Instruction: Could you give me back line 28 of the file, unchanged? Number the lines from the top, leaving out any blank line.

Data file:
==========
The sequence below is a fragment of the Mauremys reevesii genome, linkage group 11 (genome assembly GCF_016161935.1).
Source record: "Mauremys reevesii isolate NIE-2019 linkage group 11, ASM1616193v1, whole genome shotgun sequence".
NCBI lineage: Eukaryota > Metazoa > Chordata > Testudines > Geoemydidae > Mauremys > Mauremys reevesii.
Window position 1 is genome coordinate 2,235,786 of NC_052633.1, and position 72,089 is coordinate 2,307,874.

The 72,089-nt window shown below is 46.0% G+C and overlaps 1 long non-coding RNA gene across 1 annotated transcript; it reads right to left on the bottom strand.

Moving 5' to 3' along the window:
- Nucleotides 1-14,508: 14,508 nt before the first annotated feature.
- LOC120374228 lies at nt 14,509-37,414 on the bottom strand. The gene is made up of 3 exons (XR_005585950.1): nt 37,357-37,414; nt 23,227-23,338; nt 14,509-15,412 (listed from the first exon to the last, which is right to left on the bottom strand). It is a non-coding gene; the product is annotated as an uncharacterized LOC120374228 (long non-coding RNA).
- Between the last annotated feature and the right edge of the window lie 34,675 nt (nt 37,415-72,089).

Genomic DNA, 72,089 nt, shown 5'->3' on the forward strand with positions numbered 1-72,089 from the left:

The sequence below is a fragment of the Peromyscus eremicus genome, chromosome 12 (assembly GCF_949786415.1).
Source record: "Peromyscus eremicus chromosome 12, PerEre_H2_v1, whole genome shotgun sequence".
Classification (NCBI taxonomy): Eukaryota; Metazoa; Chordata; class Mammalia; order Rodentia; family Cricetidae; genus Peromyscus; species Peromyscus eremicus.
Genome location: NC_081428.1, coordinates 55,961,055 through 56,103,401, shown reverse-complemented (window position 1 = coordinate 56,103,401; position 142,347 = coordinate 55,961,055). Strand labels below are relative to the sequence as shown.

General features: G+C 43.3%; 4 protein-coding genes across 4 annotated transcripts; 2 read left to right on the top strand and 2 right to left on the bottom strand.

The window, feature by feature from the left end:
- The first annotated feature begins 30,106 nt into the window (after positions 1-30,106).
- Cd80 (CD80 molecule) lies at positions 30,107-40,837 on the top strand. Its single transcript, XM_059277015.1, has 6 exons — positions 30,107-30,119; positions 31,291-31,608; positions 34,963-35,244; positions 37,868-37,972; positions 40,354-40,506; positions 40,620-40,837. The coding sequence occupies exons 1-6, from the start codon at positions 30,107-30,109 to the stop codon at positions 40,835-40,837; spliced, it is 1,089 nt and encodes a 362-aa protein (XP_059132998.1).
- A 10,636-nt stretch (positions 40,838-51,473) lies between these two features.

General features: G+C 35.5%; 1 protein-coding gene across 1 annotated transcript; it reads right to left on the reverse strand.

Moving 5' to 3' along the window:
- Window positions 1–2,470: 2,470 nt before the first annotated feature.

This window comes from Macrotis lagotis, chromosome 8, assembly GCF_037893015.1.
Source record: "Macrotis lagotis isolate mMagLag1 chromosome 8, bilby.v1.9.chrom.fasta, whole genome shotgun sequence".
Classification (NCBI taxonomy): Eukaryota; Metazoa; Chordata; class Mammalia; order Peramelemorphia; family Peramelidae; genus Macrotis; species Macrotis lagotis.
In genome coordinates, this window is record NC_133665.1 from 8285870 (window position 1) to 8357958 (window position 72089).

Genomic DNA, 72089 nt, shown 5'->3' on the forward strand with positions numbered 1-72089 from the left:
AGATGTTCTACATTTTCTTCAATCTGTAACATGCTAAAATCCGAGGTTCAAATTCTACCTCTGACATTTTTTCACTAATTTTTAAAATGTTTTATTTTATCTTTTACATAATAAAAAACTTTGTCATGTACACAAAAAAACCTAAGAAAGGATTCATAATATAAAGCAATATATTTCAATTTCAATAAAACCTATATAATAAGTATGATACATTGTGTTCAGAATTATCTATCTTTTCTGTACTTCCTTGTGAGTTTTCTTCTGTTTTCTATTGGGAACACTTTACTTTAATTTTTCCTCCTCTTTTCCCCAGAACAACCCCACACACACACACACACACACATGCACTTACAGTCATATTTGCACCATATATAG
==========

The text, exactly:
AGATGTTCTACATTTTCTTCAATCTGTAACATGCTAAAATCCGAGGTTCAAATTCTACCTCTGACATTTTTTCACTAATTTTTAAAATGTTTTATTTTATCTTTTACATAATAAAAAACTTTGTCATGTACACAAAAAAACCTAAGAAAGGATTCATAATATAAAGCAATATATTTCAATTTCAATAAAACCTATATAATAAGTATGATACATTGTGTTCAGAATTATCTATCTTTTCTGTACTTCCTTGTGAGTTTTCTTCTGTTTTCTATTGGGAACACTTTACTTTAATTTTTCCTCCTCTTTTCCCCAGAACAACCCCACACACACACACACACACACATGCACTTACAGTCATATTTGCACCATATATAG